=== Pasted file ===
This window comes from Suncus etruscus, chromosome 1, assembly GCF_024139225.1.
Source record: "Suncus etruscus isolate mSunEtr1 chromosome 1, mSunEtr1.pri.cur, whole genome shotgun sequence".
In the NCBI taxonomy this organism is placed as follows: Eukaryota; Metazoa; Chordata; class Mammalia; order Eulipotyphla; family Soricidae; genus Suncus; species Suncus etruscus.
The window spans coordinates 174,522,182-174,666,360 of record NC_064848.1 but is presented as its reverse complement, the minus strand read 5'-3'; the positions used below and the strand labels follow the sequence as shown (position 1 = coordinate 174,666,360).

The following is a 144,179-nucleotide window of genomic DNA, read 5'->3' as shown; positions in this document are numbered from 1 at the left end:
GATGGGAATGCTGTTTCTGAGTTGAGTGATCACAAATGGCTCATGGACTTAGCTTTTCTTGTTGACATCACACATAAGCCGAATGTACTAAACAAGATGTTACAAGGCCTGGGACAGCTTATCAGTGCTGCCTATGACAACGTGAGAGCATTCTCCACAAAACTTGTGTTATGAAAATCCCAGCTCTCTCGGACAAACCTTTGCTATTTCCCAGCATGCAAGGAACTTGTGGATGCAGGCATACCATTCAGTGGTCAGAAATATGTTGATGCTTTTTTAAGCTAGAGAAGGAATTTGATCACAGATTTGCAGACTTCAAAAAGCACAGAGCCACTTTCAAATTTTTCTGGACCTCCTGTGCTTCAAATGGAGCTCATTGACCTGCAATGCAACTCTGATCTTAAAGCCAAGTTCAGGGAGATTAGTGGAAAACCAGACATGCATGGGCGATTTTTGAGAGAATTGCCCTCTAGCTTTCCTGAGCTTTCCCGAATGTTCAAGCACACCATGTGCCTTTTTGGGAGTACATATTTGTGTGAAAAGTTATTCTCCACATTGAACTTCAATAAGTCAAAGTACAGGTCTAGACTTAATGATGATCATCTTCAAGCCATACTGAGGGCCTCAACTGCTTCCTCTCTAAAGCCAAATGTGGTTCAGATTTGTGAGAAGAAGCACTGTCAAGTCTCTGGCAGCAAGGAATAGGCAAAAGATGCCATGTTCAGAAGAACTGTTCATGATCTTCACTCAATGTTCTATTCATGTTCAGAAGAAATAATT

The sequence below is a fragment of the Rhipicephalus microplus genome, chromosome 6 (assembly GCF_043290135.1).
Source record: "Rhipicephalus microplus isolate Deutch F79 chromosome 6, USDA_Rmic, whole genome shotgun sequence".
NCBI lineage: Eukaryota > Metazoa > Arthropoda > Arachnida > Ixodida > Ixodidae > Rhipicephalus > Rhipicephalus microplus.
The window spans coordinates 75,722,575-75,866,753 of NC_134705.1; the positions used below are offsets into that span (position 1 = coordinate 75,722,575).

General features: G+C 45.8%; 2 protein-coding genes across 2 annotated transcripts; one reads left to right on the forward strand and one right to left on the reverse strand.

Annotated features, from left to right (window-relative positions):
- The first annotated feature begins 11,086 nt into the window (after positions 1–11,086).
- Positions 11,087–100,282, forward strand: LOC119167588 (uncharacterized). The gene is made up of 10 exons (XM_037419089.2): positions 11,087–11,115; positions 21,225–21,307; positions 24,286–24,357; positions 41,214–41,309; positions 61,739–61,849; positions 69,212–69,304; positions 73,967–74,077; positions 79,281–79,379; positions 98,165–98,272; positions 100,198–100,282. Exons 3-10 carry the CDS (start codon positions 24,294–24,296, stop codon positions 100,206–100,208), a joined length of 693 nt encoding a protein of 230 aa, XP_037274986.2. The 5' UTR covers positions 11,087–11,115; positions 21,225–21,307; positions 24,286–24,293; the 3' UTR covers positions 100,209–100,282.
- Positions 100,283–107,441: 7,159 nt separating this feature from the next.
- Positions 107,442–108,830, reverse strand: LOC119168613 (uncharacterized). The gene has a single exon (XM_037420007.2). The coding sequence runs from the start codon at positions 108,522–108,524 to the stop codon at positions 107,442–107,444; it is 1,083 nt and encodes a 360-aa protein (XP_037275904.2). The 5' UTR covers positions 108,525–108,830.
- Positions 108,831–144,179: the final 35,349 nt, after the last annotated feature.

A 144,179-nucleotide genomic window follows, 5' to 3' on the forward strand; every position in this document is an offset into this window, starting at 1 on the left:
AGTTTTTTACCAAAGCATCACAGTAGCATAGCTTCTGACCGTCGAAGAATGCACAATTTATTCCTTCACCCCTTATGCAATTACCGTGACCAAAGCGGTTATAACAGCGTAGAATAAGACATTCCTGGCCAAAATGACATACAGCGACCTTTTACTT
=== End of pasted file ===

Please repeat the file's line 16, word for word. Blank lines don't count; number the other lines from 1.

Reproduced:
- Positions 107,442–108,830, reverse strand: LOC119168613 (uncharacterized). The gene has a single exon (XM_037420007.2). The coding sequence runs from the start codon at positions 108,522–108,524 to the stop codon at positions 107,442–107,444; it is 1,083 nt and encodes a 360-aa protein (XP_037275904.2). The 5' UTR covers positions 108,525–108,830.